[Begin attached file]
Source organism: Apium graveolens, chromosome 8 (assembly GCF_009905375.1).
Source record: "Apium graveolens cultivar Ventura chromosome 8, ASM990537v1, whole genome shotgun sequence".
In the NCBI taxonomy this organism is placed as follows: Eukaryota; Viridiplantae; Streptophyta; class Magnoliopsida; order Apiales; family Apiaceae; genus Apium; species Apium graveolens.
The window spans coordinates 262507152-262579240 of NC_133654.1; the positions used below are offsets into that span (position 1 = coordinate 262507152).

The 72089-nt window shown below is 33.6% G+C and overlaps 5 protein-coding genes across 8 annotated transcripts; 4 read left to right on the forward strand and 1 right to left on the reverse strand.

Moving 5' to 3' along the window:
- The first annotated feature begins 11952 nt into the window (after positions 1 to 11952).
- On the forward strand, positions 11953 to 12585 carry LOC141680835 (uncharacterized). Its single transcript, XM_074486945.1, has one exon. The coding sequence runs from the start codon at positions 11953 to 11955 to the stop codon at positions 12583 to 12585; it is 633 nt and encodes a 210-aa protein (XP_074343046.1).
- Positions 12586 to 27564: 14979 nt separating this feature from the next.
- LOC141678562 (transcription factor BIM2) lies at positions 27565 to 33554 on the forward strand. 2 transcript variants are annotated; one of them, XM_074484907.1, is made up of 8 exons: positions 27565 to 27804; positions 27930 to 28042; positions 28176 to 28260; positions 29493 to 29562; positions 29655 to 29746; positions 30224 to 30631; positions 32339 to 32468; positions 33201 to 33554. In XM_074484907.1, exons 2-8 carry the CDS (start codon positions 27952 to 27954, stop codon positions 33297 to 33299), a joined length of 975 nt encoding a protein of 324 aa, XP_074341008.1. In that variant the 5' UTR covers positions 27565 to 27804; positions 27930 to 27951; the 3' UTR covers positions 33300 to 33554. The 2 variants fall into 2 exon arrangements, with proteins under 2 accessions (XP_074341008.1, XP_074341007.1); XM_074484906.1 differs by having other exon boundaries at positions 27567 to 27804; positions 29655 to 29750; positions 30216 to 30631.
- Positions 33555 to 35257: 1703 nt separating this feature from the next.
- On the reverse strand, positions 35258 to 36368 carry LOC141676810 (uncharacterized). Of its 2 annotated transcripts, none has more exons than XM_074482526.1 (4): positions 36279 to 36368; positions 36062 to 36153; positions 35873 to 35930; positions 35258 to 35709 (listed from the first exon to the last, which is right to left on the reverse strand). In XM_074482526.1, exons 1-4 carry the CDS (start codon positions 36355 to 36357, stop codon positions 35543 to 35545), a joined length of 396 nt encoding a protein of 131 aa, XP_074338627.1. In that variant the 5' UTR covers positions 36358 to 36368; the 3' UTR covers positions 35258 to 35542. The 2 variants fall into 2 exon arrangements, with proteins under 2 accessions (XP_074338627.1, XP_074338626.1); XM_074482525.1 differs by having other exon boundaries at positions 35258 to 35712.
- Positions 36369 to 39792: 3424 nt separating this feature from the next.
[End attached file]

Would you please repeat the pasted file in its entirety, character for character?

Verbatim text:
Source organism: Apium graveolens, chromosome 8 (assembly GCF_009905375.1).
Source record: "Apium graveolens cultivar Ventura chromosome 8, ASM990537v1, whole genome shotgun sequence".
In the NCBI taxonomy this organism is placed as follows: Eukaryota; Viridiplantae; Streptophyta; class Magnoliopsida; order Apiales; family Apiaceae; genus Apium; species Apium graveolens.
The window spans coordinates 262507152-262579240 of NC_133654.1; the positions used below are offsets into that span (position 1 = coordinate 262507152).

The 72089-nt window shown below is 33.6% G+C and overlaps 5 protein-coding genes across 8 annotated transcripts; 4 read left to right on the forward strand and 1 right to left on the reverse strand.

Moving 5' to 3' along the window:
- The first annotated feature begins 11952 nt into the window (after positions 1 to 11952).
- On the forward strand, positions 11953 to 12585 carry LOC141680835 (uncharacterized). Its single transcript, XM_074486945.1, has one exon. The coding sequence runs from the start codon at positions 11953 to 11955 to the stop codon at positions 12583 to 12585; it is 633 nt and encodes a 210-aa protein (XP_074343046.1).
- Positions 12586 to 27564: 14979 nt separating this feature from the next.
- LOC141678562 (transcription factor BIM2) lies at positions 27565 to 33554 on the forward strand. 2 transcript variants are annotated; one of them, XM_074484907.1, is made up of 8 exons: positions 27565 to 27804; positions 27930 to 28042; positions 28176 to 28260; positions 29493 to 29562; positions 29655 to 29746; positions 30224 to 30631; positions 32339 to 32468; positions 33201 to 33554. In XM_074484907.1, exons 2-8 carry the CDS (start codon positions 27952 to 27954, stop codon positions 33297 to 33299), a joined length of 975 nt encoding a protein of 324 aa, XP_074341008.1. In that variant the 5' UTR covers positions 27565 to 27804; positions 27930 to 27951; the 3' UTR covers positions 33300 to 33554. The 2 variants fall into 2 exon arrangements, with proteins under 2 accessions (XP_074341008.1, XP_074341007.1); XM_074484906.1 differs by having other exon boundaries at positions 27567 to 27804; positions 29655 to 29750; positions 30216 to 30631.
- Positions 33555 to 35257: 1703 nt separating this feature from the next.
- On the reverse strand, positions 35258 to 36368 carry LOC141676810 (uncharacterized). Of its 2 annotated transcripts, none has more exons than XM_074482526.1 (4): positions 36279 to 36368; positions 36062 to 36153; positions 35873 to 35930; positions 35258 to 35709 (listed from the first exon to the last, which is right to left on the reverse strand). In XM_074482526.1, exons 1-4 carry the CDS (start codon positions 36355 to 36357, stop codon positions 35543 to 35545), a joined length of 396 nt encoding a protein of 131 aa, XP_074338627.1. In that variant the 5' UTR covers positions 36358 to 36368; the 3' UTR covers positions 35258 to 35542. The 2 variants fall into 2 exon arrangements, with proteins under 2 accessions (XP_074338627.1, XP_074338626.1); XM_074482525.1 differs by having other exon boundaries at positions 35258 to 35712.
- Positions 36369 to 39792: 3424 nt separating this feature from the next.